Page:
written by Bridget Collins

Junk Drawer

Tummy Talk

We’ve explored the lush forests of our pubes and stumbled over the rolling hills of our breasts. Now it’s time to tackle the space in between: our bellies (or stomachs, or tummies, or midriffs if you please. Guitar riffs? No, but maybe some other time).

Tummies are a touchy subject (seriously, don’t touch mine, I’m ticklish).  Scrolling through the Instagram hashtag #fitspo, feels a bit like being Wile E. Coyote falling comically off of a cliff, bouncing from one slab of rock hard abs onto another, each more tanned and taut then the last.

Our core is the center of our being, so why do we obsess over making it small?  If you want a big life filled with big dreams, it follows that a big belly holds the source of power you need to make it happen.  Think of the Laughing Buddha, a beautiful symbol of tolerance and good fortune.  Would this image be as powerful if he was rocking a six pack?

Not that I am completely comfortable with my own stomach.  I still have days when I wake up and gaze upon my naked body with fresh eyes, thinking: Were the Minions modeled after one of my leaked nudes? 

Unsure how to feel about my middle, I rounded up my coworkers to get all up in the guts (but not in the gross way).

Maria:  I have always admired a good chubby tum, but in regards to my own chubby tum, I haven’t experienced the same kind of love.  It’s been a tumultuous relationship with my tummy ever since high school when I first started to think about the way I looked and the way I ate, and started trying to achieve a certain weight because that’s the way I thought I should be.  Even now, when my general philosophy is, it’s your body, do whatever, when it comes to how I look at myself in the mirror, there is still a struggle in terms of accepting and loving my tummy. This past year I recently gained some weight and I got my first tummy stretch marks, and that was a big thing for me this year, trying to accept that it is okay, and my tummy is still lovely.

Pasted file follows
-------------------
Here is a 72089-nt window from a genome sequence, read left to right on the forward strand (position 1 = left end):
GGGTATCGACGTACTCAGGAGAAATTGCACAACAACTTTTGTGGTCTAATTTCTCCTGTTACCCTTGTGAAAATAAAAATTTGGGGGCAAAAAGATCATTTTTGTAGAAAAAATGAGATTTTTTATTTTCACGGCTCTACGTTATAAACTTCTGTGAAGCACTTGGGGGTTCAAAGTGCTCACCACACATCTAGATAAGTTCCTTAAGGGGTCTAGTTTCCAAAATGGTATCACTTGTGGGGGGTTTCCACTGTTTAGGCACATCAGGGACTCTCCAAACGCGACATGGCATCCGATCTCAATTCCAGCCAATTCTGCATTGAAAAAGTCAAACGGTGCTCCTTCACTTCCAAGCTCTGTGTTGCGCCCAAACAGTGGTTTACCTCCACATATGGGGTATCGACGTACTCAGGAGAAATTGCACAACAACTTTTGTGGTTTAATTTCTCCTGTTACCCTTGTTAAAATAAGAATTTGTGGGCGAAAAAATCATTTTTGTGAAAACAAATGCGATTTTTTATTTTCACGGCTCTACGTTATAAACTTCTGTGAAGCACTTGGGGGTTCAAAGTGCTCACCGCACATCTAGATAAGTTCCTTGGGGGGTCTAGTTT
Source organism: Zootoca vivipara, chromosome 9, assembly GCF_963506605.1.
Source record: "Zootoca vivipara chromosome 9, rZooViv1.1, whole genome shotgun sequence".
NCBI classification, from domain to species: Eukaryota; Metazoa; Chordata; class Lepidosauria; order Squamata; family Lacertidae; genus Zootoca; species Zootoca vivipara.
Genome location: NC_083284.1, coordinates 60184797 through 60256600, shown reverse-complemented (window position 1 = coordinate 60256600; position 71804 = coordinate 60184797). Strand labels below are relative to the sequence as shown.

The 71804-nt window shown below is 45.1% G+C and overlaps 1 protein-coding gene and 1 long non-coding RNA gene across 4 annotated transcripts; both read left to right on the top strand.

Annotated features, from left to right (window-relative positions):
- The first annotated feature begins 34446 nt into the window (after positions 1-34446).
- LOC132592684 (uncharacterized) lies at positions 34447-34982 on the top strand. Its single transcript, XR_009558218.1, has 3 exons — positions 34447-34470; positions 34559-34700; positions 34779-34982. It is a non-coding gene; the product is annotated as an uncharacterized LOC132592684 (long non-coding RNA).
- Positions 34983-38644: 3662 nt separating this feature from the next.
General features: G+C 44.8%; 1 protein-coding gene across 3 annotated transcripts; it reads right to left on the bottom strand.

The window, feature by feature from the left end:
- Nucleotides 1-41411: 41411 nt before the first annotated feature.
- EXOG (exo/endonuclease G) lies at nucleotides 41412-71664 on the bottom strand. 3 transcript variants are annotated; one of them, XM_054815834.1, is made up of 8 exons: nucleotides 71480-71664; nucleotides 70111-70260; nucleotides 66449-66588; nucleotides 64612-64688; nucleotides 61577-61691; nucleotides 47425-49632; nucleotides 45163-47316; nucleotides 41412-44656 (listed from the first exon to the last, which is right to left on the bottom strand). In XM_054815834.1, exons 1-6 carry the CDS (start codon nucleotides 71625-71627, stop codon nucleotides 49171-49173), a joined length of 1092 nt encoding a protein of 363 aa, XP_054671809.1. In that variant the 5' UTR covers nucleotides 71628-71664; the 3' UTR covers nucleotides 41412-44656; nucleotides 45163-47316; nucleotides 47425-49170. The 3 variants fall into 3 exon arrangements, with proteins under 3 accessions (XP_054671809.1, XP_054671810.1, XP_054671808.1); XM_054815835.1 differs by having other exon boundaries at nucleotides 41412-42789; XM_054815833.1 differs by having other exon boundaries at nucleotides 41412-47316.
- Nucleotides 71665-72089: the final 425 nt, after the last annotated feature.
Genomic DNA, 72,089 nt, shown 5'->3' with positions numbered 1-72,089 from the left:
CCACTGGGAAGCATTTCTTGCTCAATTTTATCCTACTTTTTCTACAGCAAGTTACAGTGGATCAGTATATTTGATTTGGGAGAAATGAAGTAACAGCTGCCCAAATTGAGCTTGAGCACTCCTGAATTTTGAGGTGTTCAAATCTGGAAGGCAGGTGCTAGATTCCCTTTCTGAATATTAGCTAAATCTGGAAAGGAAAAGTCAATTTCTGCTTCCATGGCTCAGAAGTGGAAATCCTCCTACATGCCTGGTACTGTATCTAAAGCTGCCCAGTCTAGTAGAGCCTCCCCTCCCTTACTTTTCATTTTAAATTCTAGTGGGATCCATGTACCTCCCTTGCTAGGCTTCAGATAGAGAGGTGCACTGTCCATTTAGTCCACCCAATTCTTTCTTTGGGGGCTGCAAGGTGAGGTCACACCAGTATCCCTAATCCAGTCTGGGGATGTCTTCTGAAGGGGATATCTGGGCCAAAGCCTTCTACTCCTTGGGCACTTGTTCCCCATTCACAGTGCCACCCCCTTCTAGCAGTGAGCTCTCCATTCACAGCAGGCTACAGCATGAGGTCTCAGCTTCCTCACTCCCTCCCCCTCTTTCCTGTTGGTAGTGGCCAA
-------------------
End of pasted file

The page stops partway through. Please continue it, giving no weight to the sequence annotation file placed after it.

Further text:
I do still have weird issues with my tummy though, I don’t like when my partners touch my tummy.

Lauren: When I was in high school, I would only have sex with a t-shirt on.  I didn’t like looking down at my stomach because I was always comparing myself to other people’s bodies.

Maria:  People who aren’t even in the room.

Lauren:  I was maybe 115 pounds soaking wet when I was in seventh grade, but I was like, other girls have nicer bodies than me.  As I’ve gotten older I’ve learned to cover my stomach up more so now, even to this day, I don’t wear anything form-fitting, everything is kind of loose.  If I’m wearing underwear or a bathing suit, I always wear hi-waisted to kind of suck everything in.  Even though there are times you feel really sexy in small underwear or bathing suits, at the end of the day there is nothing worse than wearing lo-rise underwear or bathing suits and lying in bed and it rolls down because your stomach is so prominent.  It is something I still struggle with because it makes me sad to still be constantly comparing myself to other people even now, ten years later. 

Maria:  I feel like I’m withholding love from myself.  Constantly putting love for my tummy on hold. 

Leigha:  Every year I think one day I’ll get to that level of tummy love, or like, I’ll get those abs.  I got stretch marks in high school, and I remember feeling really ashamed and embarrassed.  This year I gained more weight than I have in a long time, and the sex thing is real.  You get a little more embarrassed to do things, even though you love the other person and they love you, you still feel embarrassed. 

Kejal: I wonder why we can look at someone else and love their features, but we have such a hard time doing that for ourselves.  I can look at someone and be like, she has a round tummy and looks fabulous, but then look at myself and think, I should be thinner.  Why do we give that love to other people but not to ourselves?

Maria:  My significant other and I have all these confidence talks and we always say to each other, “Listen, I know you aren’t feeling so hot about yourself right now, and you are never going to see yourself the way that I see you, and that sucks.  Because in my eyes, you are perfect.”  I think at this point, it feels like the anxiety is never going to go away.  So the way I combat it is by saying, “Hey, it’s okay to not feel the best about yourself, know that other people think that you are already perfect the way you are.”